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amother




OP
 

Post  Fri, Oct 30 2020, 10:57 am
OOTforlife wrote:
This. If he goes with a handful of local kids, I think it will feel normal.


Yes and they're learning some interesting things on the bus ride ... 🥴
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amother




OP
 

Post  Fri, Oct 30 2020, 10:58 am
Are there any homeschoolers here that have any advice in how to make this exciting for him?
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flowerpower




 
 
 
 

Post  Fri, Oct 30 2020, 10:58 am
At age 11 I would not switch schools. Its not fair to the kid. Really! Unless he himself is miserable there.
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amother




OP
 

Post  Fri, Oct 30 2020, 11:00 am
flowerpower wrote:
At age 11 I would not switch schools. Its not fair to the kid. Really! Unless he himself is miserable there.


I feel the same way. That's why I'm looking to make a compromise of staying for the better half if the day.
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amother




Chartreuse
 

Post  Fri, Oct 30 2020, 11:35 am
amother [ OP ] wrote:
I feel the same way. That's why I'm looking to make a compromise of staying for the better half if the day.


That’s not really a compromise. They end up missing out on whatever goes on the other half if the day. Sometimes it’s brought up in the morning..

I can imagine that some kids might perceive him as weird now too
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Zehava




 
 
 
 

Post  Fri, Oct 30 2020, 11:42 am
Yeah I’ll go ahead and agree with those who say to not take away this fun from him. Social life is important.
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amother




OP
 

Post  Fri, Oct 30 2020, 11:43 am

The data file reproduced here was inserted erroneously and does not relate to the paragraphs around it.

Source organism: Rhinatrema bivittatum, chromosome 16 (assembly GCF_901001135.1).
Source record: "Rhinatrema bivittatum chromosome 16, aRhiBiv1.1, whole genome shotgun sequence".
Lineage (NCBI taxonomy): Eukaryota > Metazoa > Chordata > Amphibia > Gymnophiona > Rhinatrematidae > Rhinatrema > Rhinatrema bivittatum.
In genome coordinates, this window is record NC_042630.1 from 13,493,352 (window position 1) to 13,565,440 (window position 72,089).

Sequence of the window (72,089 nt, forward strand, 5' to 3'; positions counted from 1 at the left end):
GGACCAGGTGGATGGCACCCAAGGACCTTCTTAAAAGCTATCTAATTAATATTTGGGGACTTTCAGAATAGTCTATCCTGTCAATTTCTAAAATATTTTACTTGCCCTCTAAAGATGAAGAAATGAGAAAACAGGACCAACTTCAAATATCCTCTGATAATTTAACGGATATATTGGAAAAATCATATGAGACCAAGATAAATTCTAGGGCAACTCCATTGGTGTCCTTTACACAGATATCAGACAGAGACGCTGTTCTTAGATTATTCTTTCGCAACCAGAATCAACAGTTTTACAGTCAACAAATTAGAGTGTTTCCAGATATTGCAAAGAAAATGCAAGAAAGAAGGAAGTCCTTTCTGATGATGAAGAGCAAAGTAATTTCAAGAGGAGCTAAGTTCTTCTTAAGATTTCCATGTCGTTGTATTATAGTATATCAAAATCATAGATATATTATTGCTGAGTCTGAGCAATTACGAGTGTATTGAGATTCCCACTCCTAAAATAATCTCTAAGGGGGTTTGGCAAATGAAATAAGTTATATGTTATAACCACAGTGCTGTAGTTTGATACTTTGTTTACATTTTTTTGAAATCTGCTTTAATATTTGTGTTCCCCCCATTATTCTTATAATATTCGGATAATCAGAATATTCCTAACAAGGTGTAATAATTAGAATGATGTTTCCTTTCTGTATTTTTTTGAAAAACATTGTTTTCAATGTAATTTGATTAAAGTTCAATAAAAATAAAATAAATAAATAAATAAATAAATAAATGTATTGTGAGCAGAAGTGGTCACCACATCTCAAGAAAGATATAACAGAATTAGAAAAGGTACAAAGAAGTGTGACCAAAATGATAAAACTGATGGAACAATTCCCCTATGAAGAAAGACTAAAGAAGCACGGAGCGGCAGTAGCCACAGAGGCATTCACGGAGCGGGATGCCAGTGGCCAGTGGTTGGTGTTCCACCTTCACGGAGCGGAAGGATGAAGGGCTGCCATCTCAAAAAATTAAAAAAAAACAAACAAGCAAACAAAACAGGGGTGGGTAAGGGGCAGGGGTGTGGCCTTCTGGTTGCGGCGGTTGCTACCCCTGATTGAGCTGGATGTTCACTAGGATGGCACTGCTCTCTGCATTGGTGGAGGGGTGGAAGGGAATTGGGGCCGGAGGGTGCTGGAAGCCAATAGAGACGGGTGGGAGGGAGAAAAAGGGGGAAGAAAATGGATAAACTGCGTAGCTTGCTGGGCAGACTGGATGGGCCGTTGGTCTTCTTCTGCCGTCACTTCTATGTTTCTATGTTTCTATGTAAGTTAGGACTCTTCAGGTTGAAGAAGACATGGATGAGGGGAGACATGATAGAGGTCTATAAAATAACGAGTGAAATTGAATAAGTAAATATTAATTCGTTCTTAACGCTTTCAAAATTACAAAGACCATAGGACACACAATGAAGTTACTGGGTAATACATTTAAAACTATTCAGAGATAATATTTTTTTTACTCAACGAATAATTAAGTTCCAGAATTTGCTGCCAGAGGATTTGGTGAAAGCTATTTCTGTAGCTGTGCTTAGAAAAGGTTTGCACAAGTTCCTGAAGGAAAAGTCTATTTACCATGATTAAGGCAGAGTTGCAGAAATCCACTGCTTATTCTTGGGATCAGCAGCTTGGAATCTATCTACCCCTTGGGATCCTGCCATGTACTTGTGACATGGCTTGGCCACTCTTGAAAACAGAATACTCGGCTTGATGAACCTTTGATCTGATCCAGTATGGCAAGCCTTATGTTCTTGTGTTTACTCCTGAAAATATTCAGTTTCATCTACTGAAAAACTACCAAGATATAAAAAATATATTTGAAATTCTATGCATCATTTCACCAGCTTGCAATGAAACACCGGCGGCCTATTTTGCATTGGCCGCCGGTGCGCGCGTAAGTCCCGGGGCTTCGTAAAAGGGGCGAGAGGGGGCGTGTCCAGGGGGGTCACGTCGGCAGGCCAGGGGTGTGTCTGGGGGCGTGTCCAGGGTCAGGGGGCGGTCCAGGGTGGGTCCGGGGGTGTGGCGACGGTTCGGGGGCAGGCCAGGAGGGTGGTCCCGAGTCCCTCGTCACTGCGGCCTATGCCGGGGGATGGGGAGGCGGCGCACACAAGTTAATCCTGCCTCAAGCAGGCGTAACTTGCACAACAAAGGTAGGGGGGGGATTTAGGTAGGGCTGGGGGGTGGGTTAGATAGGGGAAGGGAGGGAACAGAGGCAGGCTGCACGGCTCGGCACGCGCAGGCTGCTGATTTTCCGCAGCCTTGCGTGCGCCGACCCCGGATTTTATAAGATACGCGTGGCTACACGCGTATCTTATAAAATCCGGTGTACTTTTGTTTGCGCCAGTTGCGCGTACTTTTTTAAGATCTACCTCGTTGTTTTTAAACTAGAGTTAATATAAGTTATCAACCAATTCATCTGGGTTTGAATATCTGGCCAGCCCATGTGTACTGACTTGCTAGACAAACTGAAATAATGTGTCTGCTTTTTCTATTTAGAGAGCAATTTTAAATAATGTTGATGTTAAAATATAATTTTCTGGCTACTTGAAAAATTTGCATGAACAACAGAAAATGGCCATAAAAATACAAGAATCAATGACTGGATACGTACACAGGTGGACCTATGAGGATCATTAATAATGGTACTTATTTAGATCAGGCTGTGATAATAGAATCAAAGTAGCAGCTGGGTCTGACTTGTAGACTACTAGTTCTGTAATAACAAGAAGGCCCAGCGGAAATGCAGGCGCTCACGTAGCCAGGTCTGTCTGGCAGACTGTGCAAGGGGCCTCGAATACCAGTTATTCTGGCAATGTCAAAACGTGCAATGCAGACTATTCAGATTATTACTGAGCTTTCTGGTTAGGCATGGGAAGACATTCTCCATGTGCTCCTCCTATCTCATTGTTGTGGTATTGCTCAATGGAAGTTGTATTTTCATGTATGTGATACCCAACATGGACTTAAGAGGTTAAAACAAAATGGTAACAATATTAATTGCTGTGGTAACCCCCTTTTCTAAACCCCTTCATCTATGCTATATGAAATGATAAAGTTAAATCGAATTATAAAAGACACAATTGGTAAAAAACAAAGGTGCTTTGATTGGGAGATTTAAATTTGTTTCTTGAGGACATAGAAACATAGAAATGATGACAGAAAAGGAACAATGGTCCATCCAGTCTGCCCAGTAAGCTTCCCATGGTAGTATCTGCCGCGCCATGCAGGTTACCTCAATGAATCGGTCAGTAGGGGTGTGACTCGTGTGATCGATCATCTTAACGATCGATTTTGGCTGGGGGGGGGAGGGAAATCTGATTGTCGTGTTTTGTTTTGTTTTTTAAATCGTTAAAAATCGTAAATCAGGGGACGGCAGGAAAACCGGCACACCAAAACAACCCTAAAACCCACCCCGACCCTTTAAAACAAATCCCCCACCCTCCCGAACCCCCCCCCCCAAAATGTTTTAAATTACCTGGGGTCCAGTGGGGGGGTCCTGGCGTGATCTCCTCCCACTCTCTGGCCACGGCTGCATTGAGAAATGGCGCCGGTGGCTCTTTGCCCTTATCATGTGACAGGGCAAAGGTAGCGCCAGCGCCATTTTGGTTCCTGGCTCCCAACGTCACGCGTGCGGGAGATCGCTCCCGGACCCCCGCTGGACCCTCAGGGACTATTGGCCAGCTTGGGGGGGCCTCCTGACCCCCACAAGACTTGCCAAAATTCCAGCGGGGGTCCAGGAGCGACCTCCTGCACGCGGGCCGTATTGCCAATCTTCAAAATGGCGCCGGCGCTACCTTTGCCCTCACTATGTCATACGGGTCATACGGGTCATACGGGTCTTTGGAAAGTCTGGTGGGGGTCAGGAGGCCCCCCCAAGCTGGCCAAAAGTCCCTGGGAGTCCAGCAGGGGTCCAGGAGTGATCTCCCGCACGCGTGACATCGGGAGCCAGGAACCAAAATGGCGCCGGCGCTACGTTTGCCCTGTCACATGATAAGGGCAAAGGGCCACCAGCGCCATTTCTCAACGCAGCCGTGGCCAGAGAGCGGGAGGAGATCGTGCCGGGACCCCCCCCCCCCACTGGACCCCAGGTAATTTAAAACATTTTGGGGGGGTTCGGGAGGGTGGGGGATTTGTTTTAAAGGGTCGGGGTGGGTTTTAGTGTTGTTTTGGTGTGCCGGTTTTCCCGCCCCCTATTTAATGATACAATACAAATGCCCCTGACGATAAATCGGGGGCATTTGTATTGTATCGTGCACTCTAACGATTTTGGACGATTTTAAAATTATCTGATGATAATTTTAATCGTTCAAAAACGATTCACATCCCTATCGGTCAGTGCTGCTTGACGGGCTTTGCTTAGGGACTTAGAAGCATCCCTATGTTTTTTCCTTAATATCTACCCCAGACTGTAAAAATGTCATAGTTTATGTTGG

amother [ Chartreuse ] wrote:
That’s not really a compromise. They end up missing out on whatever goes on the other half if the day. Sometimes it’s brought up in the morning..

I can imagine that some kids might perceive him as weird now too


The kids want to come learn with me also. I was their teacher a few years ago. It's a small school and the kids are very nice to each other. I love the kids. I love the families. My son is well loved by his classmates. That won't change.

Just not a fan of the afternoon antics by the school part.
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amother




OP
 

Post  Fri, Oct 30 2020, 11:46 am
Zehava wrote:
Yeah I’ll go ahead and agree with those who say to not take away this fun from him. Social life is important.


So what do I do about the phone calls and assignments and recess being docked and bathroom "privileges"

Do I just suck it up? Let him suffer the consequences even if it really is excessive?
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mha3484




 
 
 
 

Post  Fri, Oct 30 2020, 11:50 am
Have you asked him how that makes him feel? Sometimes as a mother I assume my son (10) feels a certain way about a situation and often times I am very wrong lol. I think the first step is talking to him.
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amother




Orange
 

Post  Fri, Oct 30 2020, 11:55 am
Not simple. Honestly, I would be surprised if the school even allowed a half day student. What would you do for Color War, or if a program gets started in the afternoon one day and continued in the morning the next? How would tuition work? You'd probably have to pay for the whole day even if you don't use it, because they can't add a student instead of him. And a real question- do you have evidence (and these days, you might) that he learns well on his own, away from his peers and recess activity etc, taught by his mother?

I get that you hate how the afternoon is being run. Can you tell us how he is showing being affected by it?
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amother




Puce
 

Post  Fri, Oct 30 2020, 11:55 am
Just so you understand a little on the flip side. Boys classroom is run very different than girls classroom.

My husband is an English teacher and he tries really hard to get a lot of work done with the kids.
The school has an excellent curriculum. He really tries to have complete control but it can get difficult.

On his rough days the boys can get rowdy and his tough students can disrupt the class

The way they discipline is waaay different when women teachers discipline.

I would say speak with your son and teacher.
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pause




 
 
 
 

Post  Fri, Oct 30 2020, 11:58 am
I would work with the English teacher as much as possible. Keep being in touch with him and providing resources. A little money tip here and there. Give positive feedback too. When a parent is very involved, the teacher is more likely to think twice before punishing that kid.

Last edited by pause on Fri, Oct 30 2020, 11:59 am; edited 1 time in total